You can’t figure yourself out and need more meetings? Happy to attend–at an additional $100 an hour. It’s amazing how often that news gets clients organized and able to give me my assignments in a single chat.

7. Prevent gang editing

There are two ways the editing phase can go wrong for freelance writers. The first is that your client wants endless rounds of edits, always sending the draft back for a bit more work, while you slowly go crackers.

The other is when you have a too-many-cooks scenario. You’re reporting to a team of people who all want to edit your draft–except you don’t know whose edits take precedence. You’ve been tossed into the middle of some office politics you don’t even get, and don’t know what to do. I call this being gang-edited. And it feels a lot like, well, you know.

If you’re having trouble with too many rounds of edits, you can take the classic approach of including two rounds of edits in your fee. Beyond there, additional edits cost more. I know this is a lifesaver for many writers.

Personally, I have a different policy on edit rounds: I write until you’re ecstatic. 

This offer closes a lot of sales.

How do I avoid getting trapped in a ton of edit rounds? I ask a lot of questions up front and commit to nailing the first draft. I can’t think of the last time I’ve needed more than one round of edits, so I can confidently offer this. Not for everyone, but it works for me.

On the gang-edit problem, the solution is simple. Identify your point of contact for edits in your contract. Everyone else on the team who wants to kibbitz on this has to funnel their comments to that person. Your point person distills it down and gives you the feedback. You look at one edit. This one’s been a real sanity-saver for me.

Bonus: More Boundaries from Other Freelancers

Rules will vary from writer to writer. To give you more ideas, here are the business rules created by three of my more successful Den 2X grads:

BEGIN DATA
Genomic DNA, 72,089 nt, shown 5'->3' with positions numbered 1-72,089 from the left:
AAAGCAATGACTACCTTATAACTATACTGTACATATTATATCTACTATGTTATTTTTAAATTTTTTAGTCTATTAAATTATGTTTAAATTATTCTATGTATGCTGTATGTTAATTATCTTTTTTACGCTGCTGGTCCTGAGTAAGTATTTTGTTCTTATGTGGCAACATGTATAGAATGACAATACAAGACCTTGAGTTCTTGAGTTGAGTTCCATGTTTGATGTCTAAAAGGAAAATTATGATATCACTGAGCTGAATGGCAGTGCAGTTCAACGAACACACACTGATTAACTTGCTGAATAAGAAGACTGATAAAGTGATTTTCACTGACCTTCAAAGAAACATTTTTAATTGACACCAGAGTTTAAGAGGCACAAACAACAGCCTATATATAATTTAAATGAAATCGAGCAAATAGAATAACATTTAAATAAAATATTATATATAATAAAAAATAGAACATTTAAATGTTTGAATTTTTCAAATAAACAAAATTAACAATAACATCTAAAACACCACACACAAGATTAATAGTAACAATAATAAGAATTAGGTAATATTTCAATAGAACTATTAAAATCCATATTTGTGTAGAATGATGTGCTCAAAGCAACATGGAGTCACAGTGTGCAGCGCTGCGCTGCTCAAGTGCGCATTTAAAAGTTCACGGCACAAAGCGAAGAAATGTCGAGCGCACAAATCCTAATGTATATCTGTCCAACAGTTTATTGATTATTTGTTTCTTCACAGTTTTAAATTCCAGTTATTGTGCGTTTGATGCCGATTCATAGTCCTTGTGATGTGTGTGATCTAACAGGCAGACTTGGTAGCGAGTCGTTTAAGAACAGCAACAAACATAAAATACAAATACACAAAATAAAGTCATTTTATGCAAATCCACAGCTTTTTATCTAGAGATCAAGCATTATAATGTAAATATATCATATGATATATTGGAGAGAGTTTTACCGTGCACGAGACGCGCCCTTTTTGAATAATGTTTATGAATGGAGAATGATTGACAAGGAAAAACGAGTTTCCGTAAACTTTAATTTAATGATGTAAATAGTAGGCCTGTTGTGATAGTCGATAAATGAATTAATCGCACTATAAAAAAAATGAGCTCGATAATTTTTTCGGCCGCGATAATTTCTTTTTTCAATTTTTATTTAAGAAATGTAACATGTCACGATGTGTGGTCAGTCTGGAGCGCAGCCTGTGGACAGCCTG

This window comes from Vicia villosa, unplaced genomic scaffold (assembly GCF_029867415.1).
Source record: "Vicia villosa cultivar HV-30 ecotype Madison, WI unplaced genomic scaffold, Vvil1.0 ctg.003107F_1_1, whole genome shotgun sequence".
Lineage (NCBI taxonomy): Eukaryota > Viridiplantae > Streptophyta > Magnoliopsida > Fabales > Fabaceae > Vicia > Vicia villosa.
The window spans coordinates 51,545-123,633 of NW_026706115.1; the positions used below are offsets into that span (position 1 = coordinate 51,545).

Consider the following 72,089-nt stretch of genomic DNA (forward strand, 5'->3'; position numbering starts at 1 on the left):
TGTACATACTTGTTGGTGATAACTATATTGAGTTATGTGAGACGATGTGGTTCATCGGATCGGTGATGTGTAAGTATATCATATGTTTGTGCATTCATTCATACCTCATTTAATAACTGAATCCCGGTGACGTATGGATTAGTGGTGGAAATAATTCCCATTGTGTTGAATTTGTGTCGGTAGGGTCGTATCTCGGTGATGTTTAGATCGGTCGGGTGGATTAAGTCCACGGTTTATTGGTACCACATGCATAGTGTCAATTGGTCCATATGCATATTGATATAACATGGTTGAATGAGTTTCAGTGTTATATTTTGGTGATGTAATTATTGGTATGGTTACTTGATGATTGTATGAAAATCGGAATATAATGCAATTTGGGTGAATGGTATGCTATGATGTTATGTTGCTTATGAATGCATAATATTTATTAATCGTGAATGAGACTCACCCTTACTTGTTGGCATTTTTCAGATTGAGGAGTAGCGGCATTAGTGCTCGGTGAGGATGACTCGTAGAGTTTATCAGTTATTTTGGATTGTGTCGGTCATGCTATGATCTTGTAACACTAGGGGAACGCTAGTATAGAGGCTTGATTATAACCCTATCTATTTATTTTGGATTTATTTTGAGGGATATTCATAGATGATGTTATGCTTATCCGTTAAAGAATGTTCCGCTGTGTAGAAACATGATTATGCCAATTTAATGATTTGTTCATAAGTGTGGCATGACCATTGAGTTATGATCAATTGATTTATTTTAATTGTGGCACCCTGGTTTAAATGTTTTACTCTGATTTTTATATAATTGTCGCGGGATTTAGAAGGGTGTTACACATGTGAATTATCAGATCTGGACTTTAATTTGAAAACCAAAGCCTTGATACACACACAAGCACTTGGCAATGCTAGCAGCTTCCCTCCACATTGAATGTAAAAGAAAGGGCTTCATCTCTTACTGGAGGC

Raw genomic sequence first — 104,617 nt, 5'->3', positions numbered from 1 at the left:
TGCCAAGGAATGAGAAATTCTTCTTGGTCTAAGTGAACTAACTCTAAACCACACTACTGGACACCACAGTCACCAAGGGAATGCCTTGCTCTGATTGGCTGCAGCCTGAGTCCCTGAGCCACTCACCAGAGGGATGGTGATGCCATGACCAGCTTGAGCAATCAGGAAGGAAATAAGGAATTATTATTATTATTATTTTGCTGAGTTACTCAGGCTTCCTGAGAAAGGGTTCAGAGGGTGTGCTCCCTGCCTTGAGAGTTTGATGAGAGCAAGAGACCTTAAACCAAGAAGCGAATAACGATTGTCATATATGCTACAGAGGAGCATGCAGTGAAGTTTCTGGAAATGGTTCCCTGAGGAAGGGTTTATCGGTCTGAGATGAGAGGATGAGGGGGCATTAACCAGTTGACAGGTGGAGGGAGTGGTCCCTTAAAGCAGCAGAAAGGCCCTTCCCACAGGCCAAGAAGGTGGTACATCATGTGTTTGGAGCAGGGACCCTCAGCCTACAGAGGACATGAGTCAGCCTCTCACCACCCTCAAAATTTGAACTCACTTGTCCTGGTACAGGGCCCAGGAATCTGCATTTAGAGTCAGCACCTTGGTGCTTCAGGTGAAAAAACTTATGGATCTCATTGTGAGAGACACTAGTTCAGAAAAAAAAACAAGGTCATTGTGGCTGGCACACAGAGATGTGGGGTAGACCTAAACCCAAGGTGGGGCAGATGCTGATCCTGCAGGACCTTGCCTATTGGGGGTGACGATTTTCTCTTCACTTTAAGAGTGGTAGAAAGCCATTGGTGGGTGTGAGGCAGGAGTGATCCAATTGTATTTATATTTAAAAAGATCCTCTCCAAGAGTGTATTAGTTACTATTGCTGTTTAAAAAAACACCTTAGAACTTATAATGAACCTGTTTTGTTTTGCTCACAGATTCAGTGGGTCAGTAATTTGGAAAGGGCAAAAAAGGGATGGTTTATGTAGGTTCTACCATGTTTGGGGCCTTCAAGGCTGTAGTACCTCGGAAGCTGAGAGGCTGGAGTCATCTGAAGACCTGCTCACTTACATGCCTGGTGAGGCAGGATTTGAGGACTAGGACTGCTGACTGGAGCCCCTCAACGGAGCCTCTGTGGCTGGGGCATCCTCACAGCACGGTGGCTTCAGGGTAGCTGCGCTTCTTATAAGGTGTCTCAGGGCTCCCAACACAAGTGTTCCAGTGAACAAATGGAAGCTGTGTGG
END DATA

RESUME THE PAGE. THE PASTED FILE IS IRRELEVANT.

Freelance healthcare and dental writer

Sherri Ledbetter, Tulsa, OK.

A few of mine are:

  • I don’t work weekends.
  • My chief mode of communication is email.
  • If I haven’t been paid for the last project, I won’t start working on the next one.
  • One point of contact.
  • No Zoom meetings until I know what your project is and I throw my fee range at you, and you’re fine with it.
  • 50% fee deposit for new clients.

Book ghostwriter and content strategist in HR & finance

Diane Faulkner, Jacksonville, Fla.

“Some of my rules are: one point of contact, no weekend work, no client work on Mondays.

I work from 11 a.m. – 6 p.m. EST, Tu-F, with generally one or two Saturday afternoons for admin catch-up. No rush work. I observe all holidays. One monthly meeting free. Other meetings come at $150/hr. We work off a signed scope of work. Any work requests outside of that are extra.”

Authority book & content writer in tech and supply chain

Leanne Regalla, Coraopolis, Pa.

  • No weekend work.
  • No rush work.
  • Holidays off.
  • Work beyond agreed-to scope is subject to additional charge.
  • No hourly writing work, only project quotes.
  • One meeting per month, if needed — all other meetings billed at $100/hr., 1 hr. minimum
  • 50% deposit on most projects (larger projects may be 3-pay)
  • Single point of contact, no group edits.
  • $1000 minimum project, no one offs. (I’ll make exceptions for larger copywriting or book projects.)
  • Work stops as soon as payments are late.
  • Email contact preferred — and no meetings that should have been emails.

Create your own rules for freelance writing

Hang around social media, and you’ll see a lot of pronouncements from gurus about how you need to run your business. Two I’ve seen just recently were: “Writing daily is non-negotiable!” (I take at least one day off every week, have never written daily), and that you need a great resume because “Everyone still wants resumes” (I’ve been asked for one maybe twice in the past 15 years of freelancing).

Try to tune out people who issue universal edicts. And a quick sidenote to that last point of resumes, the better approach is to have your LinkedIn Profile in tip-top shape so you get inbound leads.

There are no absolutes, and no one right way to be a freelance writer. It’s your business, and you’re in charge. I hope this look at the types of rules high-earning freelancers use help you craft rules that bring you a higher income.

What are your freelance writing business rules? Leave a comment and let’s discuss.

The Recession Proof Freelancer: A 12-Point Plan for Thriving in Hard Times (from a freelance writer who’s been there) By Carol Tice

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    2 Comments

    1. Gina

      Carol Tice, this was fantastic! Thank you, thank you for this priceless article.

      Reply
    2. Mary Stephenson

      Great boundaries! In the beginning of a writer’s life we probably get desperate to earn an income and then get trapped to not respecting our value. We become apologetic for charging so much and then suffer for being under paid. Not to mention to jump through hoops to please. Will hang on to this valuable post. Thank you.

      Reply